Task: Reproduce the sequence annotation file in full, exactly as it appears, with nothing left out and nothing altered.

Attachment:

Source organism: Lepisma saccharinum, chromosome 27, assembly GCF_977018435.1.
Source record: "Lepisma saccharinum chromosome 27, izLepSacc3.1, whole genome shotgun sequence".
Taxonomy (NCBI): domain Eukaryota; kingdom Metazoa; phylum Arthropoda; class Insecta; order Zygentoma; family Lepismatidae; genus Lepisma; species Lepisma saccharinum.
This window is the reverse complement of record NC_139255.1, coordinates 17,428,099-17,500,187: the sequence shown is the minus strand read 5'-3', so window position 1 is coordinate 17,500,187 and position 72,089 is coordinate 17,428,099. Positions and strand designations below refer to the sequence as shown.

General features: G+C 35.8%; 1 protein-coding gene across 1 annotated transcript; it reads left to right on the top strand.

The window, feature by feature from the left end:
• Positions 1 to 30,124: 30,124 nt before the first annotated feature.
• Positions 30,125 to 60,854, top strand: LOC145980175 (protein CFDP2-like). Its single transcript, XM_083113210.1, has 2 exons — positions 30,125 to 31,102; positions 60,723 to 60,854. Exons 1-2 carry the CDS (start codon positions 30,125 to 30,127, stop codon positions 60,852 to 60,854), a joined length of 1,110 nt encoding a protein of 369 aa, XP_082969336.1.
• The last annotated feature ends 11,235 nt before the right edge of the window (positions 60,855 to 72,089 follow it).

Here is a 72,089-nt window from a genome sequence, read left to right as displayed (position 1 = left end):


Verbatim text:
Source organism: Lepisma saccharinum, chromosome 27, assembly GCF_977018435.1.
Source record: "Lepisma saccharinum chromosome 27, izLepSacc3.1, whole genome shotgun sequence".
Taxonomy (NCBI): domain Eukaryota; kingdom Metazoa; phylum Arthropoda; class Insecta; order Zygentoma; family Lepismatidae; genus Lepisma; species Lepisma saccharinum.
This window is the reverse complement of record NC_139255.1, coordinates 17,428,099-17,500,187: the sequence shown is the minus strand read 5'-3', so window position 1 is coordinate 17,500,187 and position 72,089 is coordinate 17,428,099. Positions and strand designations below refer to the sequence as shown.

General features: G+C 35.8%; 1 protein-coding gene across 1 annotated transcript; it reads left to right on the top strand.

The window, feature by feature from the left end:
• Positions 1 to 30,124: 30,124 nt before the first annotated feature.
• Positions 30,125 to 60,854, top strand: LOC145980175 (protein CFDP2-like). Its single transcript, XM_083113210.1, has 2 exons — positions 30,125 to 31,102; positions 60,723 to 60,854. Exons 1-2 carry the CDS (start codon positions 30,125 to 30,127, stop codon positions 60,852 to 60,854), a joined length of 1,110 nt encoding a protein of 369 aa, XP_082969336.1.
• The last annotated feature ends 11,235 nt before the right edge of the window (positions 60,855 to 72,089 follow it).

Here is a 72,089-nt window from a genome sequence, read left to right as displayed (position 1 = left end):